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For all the red carpet slaying, best-dressed lists, photo shoots and fabulous high-end designer gowns Lupita Nyong’o is being celebrated for rocking these days, she represents so much more than that.

The beauty we’re lauding is coming from within, just listen to her speak. Every. Single. Time. Lupita speaks with such grace and shares with everyone the hard lessons she’s learned being a dark complexioned black girl in this world. So many women in her position–with the spotlight shining so bright–are content to just smile and wave, but Lupita is so here, so present, and she’s not taking the opportunities she’s being given for granted.

A few days before her historic Oscar win, Lupita accepted an award for Best Breakthrough Performance at the seventh annual Black Women in Hollywood Luncheon hosted by Essence magazine. Lupita read a part of a letter she received from a young girl:

Dear Lupita, I think you’re really lucky to be this black but yet this successful in Hollywood overnight. I was just about to buy [skin bleaching] cream to lighten my skin when you appeared on the world map and saved me.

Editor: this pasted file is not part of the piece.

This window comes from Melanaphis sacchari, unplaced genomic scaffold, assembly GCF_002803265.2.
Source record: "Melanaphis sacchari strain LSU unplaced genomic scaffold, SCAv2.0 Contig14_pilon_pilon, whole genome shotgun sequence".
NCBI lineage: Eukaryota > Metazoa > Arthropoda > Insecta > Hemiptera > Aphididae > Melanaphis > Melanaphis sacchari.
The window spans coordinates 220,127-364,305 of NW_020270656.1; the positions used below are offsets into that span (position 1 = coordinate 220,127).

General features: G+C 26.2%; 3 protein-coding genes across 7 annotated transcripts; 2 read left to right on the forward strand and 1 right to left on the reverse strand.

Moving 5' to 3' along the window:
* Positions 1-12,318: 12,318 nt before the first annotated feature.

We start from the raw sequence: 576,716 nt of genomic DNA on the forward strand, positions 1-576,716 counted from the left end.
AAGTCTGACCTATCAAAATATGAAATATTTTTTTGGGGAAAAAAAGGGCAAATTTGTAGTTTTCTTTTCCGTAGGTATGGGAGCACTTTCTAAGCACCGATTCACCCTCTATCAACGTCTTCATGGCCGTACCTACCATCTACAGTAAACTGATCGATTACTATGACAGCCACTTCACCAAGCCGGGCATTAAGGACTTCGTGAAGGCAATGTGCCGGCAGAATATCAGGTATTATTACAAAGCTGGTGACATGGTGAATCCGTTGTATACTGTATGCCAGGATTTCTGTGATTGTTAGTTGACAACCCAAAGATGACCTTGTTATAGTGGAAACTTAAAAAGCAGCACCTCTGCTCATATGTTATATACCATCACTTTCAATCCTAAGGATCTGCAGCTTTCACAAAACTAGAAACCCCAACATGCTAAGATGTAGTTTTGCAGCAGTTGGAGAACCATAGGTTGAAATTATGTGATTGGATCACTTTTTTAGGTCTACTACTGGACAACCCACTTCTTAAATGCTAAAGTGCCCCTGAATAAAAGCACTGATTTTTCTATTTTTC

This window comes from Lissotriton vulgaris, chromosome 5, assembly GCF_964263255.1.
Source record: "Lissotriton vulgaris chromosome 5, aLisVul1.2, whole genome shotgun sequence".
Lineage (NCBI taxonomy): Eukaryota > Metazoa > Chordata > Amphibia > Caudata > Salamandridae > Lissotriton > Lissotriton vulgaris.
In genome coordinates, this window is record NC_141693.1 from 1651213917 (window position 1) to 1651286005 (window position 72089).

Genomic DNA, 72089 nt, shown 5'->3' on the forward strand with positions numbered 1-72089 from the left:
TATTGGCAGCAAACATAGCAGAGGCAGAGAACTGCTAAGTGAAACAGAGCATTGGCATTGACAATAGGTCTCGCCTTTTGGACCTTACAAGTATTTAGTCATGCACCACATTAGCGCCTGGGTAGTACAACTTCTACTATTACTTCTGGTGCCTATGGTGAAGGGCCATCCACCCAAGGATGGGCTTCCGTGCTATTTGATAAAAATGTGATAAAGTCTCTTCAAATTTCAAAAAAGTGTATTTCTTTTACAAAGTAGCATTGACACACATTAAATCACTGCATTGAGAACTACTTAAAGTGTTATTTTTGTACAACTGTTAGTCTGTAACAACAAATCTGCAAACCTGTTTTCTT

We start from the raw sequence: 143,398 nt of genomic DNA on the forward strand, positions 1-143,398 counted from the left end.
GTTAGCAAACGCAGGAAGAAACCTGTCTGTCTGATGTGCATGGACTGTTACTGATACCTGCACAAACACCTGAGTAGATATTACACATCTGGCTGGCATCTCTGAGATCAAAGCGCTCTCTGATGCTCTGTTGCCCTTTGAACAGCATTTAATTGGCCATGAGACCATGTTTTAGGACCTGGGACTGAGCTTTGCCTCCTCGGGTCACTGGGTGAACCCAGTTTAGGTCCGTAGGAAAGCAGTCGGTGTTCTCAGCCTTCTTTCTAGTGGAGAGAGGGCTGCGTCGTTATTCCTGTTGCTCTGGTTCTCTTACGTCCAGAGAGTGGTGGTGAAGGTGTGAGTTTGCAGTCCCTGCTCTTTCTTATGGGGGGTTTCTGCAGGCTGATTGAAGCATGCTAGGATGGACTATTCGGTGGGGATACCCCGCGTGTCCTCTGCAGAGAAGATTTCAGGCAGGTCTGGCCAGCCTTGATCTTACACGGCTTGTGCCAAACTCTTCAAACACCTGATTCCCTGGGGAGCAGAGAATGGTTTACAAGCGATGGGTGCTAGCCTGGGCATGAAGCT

“My heart bled a little when I read those words,” Lupita shares through sniffles, “I could never have guessed that my first job out of school would be so powerful in and of itself that it would propel me to be such an image of hope in the same way that the women of ‘The Color Purple’ were to me. I remember a time when I too felt unbeautiful. I put on the TV and only saw pale skin. I got teased and taunted about my night-shaded skin.”

Lupita goes on to say that once she heard Oprah Winfrey call similarly-complexioned super model Alek Wek “beautiful,” she started to believe that she too was beautiful and that her skin color was not an obstacle to overcome–yet she still rejected the idea of beauty because she had begun to “enjoy the seduction of inadequacy.”

Thankfully, little Lupita could not deny the reflection of herself that she saw in Alek, and the wise words of her mother, Dorothy. “You can’t rely on how you look to sustain you. What actually sustains us, what is fundamentally beautiful is compassion for yourself and for those around you.”

This is her moment, not only because she’s so awesome to look at, but because she recognizes that the world is hers. “Feel the value of your external beauty,” the Oscar-winner says, “but also get to the deeper business of being beautiful inside.” Amen.

And hopefully we, and all of our beautiful little girls (and boys) will recognize that the world is theirs, too.

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